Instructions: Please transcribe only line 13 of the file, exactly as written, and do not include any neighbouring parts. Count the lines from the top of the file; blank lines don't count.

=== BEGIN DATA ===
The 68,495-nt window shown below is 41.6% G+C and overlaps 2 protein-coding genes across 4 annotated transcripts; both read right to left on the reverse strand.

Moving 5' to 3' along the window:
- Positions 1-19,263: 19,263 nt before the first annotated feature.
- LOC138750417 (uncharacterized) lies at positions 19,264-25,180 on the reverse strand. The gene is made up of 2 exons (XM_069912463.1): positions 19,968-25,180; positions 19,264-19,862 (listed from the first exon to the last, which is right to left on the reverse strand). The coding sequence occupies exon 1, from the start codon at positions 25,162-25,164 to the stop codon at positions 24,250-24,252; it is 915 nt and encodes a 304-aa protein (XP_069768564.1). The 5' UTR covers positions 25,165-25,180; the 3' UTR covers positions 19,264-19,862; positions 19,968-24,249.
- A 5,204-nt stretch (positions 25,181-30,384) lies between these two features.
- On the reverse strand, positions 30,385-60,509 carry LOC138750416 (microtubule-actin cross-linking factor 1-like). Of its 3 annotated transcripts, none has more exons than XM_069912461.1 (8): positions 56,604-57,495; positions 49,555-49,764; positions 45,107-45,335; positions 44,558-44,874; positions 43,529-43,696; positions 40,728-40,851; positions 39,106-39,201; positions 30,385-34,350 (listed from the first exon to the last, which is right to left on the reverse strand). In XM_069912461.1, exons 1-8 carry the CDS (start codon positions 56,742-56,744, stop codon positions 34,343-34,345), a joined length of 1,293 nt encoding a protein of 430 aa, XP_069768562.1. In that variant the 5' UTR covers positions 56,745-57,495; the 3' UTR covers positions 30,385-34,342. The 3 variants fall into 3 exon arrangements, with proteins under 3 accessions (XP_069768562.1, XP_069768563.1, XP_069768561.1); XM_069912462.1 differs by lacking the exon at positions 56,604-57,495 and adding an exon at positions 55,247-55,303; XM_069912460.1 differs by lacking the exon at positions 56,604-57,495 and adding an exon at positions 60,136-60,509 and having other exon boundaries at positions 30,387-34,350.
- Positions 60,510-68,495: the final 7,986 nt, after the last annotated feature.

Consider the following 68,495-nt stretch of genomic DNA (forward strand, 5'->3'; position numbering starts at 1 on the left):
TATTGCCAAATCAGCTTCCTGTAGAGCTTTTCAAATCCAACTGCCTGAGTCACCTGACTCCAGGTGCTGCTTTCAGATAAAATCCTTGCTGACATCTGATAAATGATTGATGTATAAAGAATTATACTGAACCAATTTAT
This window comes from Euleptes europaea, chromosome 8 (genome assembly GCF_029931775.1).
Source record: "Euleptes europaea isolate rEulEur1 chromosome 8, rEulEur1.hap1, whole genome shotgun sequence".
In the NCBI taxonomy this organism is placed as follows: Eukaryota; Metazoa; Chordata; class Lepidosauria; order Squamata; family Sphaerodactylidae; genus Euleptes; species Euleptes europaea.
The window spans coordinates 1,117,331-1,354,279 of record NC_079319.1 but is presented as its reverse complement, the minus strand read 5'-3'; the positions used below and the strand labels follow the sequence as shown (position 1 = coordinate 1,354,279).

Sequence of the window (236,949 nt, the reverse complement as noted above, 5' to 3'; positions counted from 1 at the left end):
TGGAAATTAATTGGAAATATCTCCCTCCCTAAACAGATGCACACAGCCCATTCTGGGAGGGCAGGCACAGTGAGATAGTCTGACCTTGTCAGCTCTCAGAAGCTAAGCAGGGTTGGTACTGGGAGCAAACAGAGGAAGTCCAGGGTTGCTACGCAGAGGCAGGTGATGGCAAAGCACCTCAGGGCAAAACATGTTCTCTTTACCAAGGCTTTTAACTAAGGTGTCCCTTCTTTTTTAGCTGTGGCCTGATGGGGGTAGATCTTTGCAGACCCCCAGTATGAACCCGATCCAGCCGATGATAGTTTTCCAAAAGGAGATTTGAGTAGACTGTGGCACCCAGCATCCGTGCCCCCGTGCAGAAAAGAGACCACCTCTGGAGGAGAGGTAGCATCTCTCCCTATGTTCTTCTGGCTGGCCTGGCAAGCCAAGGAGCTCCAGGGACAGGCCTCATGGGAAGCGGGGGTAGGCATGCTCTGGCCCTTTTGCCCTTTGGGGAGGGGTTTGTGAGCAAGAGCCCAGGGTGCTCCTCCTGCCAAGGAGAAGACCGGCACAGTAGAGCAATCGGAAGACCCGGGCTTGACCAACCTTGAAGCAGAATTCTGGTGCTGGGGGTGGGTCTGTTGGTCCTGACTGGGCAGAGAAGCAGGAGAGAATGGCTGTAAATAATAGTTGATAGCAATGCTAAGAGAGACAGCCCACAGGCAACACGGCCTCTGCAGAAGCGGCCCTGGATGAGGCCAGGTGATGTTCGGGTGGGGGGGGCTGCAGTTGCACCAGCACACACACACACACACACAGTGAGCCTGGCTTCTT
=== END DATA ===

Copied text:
The window spans coordinates 1,117,331-1,354,279 of record NC_079319.1 but is presented as its reverse complement, the minus strand read 5'-3'; the positions used below and the strand labels follow the sequence as shown (position 1 = coordinate 1,354,279).